The people of Chikhaldara region, especially the tribal women and children, have benefitted vastly from ‘The Water Initiative’ program. Water For People India has provided water connections to households as well as Anganwadi Center, Zilla Parishad and Ashram schools in 36 villages. The villagers, especially women and children, now get enough time as they do not have to tread miles to fetch water. Children now get safe and clean drinking water in their schools along with sanitation facilities. This has also solved the problem of open defecation to a great extent and the surroundings around the school are now clean. They can now concentrate on their overall school activities. The work done by Water For People India is highly appreciated by everyone in the district.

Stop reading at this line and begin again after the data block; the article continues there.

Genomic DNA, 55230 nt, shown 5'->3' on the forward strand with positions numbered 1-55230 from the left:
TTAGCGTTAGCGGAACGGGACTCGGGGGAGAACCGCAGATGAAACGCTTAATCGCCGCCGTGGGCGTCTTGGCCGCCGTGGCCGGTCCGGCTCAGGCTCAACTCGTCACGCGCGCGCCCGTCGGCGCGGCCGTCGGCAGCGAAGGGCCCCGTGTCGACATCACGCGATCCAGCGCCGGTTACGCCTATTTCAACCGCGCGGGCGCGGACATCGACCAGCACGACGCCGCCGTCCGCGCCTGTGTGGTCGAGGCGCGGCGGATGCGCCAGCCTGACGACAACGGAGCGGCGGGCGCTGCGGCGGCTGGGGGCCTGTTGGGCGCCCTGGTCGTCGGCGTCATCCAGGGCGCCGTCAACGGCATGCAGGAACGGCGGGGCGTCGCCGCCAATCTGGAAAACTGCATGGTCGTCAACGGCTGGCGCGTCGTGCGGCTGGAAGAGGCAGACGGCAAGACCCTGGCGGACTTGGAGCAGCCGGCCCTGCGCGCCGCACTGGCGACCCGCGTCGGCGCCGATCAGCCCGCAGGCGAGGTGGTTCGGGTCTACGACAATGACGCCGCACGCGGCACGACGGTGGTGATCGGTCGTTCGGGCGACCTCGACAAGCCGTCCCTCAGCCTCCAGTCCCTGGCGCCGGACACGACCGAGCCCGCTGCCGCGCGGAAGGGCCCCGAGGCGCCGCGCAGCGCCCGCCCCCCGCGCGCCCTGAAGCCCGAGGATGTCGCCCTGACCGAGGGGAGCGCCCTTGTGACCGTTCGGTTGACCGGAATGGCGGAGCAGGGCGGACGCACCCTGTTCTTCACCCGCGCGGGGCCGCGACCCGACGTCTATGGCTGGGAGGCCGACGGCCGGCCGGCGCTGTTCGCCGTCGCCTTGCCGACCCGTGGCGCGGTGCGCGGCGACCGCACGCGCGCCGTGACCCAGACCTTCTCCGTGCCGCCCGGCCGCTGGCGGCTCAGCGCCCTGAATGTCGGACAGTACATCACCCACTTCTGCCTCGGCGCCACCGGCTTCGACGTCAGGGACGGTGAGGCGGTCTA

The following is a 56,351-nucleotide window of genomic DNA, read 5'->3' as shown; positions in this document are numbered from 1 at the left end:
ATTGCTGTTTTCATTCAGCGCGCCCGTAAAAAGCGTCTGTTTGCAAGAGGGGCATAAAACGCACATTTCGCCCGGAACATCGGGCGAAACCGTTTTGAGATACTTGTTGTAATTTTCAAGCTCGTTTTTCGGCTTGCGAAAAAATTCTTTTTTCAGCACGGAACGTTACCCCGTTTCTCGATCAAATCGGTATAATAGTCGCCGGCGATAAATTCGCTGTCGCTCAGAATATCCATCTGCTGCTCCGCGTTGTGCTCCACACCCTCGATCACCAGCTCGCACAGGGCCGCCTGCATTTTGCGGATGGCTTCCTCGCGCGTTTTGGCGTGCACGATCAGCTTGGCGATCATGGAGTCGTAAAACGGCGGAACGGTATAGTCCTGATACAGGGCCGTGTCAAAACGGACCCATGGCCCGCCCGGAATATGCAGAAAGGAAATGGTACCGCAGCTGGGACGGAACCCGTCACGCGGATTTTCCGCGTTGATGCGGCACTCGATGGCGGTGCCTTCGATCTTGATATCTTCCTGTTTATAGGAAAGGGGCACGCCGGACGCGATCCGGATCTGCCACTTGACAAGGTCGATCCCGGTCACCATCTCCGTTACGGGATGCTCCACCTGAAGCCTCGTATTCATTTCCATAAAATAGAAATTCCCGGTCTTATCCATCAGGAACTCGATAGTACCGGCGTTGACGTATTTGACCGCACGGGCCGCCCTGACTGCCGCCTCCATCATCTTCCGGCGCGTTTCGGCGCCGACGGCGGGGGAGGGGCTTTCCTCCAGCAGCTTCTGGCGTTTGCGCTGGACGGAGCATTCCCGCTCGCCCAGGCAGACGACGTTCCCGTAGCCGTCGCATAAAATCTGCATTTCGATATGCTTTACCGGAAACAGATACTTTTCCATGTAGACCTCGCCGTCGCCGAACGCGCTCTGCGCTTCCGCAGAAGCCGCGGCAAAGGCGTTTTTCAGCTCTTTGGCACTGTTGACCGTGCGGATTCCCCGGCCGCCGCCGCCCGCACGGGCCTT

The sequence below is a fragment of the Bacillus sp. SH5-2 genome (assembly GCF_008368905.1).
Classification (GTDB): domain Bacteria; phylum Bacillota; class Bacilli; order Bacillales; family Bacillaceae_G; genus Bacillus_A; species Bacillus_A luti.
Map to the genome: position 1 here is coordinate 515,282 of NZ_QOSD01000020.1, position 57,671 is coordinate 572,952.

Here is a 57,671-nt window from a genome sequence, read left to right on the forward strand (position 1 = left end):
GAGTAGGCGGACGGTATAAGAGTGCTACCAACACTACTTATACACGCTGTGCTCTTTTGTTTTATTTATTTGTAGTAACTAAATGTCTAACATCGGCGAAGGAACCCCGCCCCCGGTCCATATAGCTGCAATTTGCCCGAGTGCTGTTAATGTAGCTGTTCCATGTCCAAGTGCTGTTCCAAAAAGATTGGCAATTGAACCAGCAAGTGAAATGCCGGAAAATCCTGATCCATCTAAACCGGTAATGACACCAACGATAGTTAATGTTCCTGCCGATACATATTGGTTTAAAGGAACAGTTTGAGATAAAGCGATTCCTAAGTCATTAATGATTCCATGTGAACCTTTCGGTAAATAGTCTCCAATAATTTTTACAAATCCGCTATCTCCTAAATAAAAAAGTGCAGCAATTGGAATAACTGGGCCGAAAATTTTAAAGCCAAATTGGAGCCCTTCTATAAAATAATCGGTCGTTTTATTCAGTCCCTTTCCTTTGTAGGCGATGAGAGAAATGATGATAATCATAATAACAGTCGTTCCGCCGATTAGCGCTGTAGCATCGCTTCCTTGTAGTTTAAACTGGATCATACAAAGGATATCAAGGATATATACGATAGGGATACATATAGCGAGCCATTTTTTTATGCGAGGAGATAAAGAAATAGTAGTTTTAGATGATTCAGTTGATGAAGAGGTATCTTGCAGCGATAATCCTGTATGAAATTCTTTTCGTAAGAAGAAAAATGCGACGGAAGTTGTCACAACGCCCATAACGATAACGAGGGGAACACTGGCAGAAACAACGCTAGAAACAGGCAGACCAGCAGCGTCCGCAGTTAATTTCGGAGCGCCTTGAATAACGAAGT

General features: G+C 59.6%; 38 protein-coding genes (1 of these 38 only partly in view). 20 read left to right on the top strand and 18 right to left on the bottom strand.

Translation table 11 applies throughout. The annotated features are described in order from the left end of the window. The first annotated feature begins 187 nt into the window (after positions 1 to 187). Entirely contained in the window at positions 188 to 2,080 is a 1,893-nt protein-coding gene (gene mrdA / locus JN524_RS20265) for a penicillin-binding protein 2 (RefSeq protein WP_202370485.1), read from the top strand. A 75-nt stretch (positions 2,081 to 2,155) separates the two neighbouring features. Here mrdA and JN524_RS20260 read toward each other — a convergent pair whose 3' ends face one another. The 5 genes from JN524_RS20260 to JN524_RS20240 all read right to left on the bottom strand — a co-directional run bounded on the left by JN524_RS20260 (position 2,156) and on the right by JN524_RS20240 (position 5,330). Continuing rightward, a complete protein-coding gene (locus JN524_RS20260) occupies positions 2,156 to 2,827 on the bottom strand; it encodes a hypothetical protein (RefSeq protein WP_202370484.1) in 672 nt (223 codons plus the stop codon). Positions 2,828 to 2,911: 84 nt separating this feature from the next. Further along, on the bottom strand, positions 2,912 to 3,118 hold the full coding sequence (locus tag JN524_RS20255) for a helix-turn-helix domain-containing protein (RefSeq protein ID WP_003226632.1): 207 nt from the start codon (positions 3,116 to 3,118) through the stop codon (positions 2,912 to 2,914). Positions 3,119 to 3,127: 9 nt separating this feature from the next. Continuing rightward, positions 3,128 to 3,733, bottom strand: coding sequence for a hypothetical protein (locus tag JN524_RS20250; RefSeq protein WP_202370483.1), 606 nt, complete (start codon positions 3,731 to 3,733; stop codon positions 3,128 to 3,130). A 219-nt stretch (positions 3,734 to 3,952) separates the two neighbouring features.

Ghatdurlabhpur with 68 households is one of the 24 villages in Chandrapur panchayat. It had achieved open defecation free status in 2019. But the village was not without its share of problems. Caste-division is predominant in the region. 31 of the total 68 households were barred from using the primary water sources for belonging to scheduled caste. Considering the apathy of the villagers and caste system, Water For People India had chosen these 31 households as the priority benefactors of their mini piped water supply scheme. The poverty-stricken families belonging to SC/ST communities had been leading a hard life, even for a basic need like water. Now we can say that everyone has water and sanitation in this village. With 1071 IHHLs constructed in 2019, we achieved Nirmal Gram (clean village), now with the piped water supply, we have become Sundor Gram (beautiful village).